Wherefore, though the Christian, as a Christian, is the only man at liberty, as called thereunto of God; yet his liberty is limited to things that are good: he is not licensed thereby to indulge the flesh.
Let dissolution come when it will, it can do the Christian no harm, for it will be but a passage out of a prison into a palace; out of a sea of troubles into a haven of rest; out of a crowd of enemies, to an innumerable company of true, loving, and faithful friends; out of shame, reproach, and contempt, into exceeding great and eternal glory.
Sincerity is the same in a corner alone, as it is before the face of the world. It knows not how to wear two vizards, one for an appearance before men, and another for a short snatch in a corner; but it must have God, and be with him in the duty of prayer. It is not lip-labour that it doth regard, for it is the heart that God looks at, and that which sincerity looks at, and that which prayer comes from, if it be that prayer which is accompanied with sincerity.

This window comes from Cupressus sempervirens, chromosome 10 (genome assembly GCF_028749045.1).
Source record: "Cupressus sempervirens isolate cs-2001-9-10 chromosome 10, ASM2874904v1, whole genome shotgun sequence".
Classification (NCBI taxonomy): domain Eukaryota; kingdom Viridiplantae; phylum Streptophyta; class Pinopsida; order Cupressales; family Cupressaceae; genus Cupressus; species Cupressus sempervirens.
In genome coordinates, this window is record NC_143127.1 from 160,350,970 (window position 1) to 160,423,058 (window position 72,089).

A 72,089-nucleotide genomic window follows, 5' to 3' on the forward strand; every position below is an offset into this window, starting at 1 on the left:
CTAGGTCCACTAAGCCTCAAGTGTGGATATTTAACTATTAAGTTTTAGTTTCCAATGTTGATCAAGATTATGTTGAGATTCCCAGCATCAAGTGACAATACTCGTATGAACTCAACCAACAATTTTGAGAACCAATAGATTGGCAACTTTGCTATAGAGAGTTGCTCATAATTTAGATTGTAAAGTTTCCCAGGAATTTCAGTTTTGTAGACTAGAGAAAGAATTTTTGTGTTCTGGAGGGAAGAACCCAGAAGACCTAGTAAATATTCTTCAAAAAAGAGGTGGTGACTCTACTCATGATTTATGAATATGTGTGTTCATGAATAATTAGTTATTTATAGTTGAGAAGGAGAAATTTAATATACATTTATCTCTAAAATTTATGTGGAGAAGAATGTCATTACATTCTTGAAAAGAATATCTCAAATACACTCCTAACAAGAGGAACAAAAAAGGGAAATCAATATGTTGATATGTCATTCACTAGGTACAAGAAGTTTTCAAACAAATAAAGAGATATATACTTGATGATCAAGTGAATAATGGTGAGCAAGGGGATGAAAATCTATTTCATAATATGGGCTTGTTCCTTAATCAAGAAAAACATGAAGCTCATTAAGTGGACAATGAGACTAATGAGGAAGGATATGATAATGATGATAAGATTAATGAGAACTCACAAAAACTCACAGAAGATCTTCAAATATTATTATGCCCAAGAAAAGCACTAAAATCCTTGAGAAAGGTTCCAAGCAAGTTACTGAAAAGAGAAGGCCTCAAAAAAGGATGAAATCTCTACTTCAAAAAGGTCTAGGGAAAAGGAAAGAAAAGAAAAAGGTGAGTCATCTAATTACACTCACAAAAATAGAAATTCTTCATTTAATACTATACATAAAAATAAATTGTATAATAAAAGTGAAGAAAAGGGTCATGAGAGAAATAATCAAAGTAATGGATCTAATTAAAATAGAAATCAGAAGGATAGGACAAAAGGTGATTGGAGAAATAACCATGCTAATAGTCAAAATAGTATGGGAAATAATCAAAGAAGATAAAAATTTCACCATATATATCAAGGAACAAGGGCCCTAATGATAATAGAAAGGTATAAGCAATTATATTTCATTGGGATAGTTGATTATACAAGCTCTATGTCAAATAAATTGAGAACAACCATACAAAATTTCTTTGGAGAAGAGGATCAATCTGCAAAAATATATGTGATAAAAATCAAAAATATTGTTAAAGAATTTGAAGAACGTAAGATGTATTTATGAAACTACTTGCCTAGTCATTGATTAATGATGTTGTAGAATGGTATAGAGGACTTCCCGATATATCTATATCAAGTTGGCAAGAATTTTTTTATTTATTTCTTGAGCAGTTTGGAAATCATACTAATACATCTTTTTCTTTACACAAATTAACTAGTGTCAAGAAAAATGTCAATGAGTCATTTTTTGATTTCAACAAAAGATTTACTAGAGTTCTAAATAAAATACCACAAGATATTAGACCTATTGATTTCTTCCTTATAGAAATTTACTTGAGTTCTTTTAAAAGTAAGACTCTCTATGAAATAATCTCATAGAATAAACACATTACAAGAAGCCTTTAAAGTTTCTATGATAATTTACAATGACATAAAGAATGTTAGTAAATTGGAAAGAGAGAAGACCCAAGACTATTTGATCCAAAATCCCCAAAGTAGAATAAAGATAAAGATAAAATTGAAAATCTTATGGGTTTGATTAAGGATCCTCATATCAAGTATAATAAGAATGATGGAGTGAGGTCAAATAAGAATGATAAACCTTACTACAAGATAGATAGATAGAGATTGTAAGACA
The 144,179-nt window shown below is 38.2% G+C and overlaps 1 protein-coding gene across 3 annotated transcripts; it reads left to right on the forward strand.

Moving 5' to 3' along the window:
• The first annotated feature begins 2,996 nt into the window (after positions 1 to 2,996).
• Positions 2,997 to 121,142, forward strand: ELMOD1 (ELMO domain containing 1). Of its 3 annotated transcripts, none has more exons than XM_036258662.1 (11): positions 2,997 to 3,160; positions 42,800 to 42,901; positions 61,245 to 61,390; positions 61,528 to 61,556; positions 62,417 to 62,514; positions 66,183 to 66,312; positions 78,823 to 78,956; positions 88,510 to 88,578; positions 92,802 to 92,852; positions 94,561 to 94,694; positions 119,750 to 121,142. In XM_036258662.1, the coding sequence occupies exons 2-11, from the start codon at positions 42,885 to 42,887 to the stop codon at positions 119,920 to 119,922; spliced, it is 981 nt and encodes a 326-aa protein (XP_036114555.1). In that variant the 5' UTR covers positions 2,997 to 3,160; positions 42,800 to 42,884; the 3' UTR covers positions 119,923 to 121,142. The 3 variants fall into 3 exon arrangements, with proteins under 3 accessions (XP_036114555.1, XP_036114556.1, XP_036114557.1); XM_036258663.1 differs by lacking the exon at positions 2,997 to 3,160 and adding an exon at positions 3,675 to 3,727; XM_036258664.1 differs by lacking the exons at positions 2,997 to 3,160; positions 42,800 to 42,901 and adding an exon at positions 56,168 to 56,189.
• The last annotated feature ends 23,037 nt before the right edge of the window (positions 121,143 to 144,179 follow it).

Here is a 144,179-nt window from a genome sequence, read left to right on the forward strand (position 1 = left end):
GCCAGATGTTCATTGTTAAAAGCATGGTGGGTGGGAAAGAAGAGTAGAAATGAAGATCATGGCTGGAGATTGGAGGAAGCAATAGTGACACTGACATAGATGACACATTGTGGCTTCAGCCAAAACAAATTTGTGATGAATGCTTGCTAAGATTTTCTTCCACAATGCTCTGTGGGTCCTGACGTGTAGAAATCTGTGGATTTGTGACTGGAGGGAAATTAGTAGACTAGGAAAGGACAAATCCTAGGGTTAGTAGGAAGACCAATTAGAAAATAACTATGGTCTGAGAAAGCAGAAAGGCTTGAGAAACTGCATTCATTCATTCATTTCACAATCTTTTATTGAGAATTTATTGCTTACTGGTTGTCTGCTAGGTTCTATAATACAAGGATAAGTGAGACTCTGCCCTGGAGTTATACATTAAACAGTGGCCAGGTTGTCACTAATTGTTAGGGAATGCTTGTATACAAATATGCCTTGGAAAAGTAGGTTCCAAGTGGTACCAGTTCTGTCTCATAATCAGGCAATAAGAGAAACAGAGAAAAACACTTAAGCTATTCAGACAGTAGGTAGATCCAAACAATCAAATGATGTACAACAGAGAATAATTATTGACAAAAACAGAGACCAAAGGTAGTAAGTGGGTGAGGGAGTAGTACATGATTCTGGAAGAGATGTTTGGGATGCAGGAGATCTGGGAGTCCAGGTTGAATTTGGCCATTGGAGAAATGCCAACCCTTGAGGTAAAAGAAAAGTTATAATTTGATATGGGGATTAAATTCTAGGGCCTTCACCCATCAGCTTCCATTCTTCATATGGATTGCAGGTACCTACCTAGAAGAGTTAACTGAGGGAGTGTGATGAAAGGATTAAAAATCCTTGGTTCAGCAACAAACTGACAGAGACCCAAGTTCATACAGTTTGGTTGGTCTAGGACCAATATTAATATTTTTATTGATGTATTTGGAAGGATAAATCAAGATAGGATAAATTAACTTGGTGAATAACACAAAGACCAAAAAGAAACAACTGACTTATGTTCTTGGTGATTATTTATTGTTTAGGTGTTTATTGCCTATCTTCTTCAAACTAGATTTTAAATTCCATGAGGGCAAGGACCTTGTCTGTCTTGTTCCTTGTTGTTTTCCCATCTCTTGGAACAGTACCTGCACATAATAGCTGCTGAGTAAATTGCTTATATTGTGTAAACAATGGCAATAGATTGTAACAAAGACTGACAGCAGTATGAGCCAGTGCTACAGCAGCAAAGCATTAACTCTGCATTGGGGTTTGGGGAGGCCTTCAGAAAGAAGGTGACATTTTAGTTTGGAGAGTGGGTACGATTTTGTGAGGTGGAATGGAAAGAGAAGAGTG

It is not the mouth that is the main thing to be looked at in prayer, but whether the heart is so full of affection and earnestness in prayer with God, that it is impossible to express their sense and desire; for then a man desires indeed, when his desires are so strong, many, and mighty, that all the words, tears, and groans that can come from the heart, cannot utter them.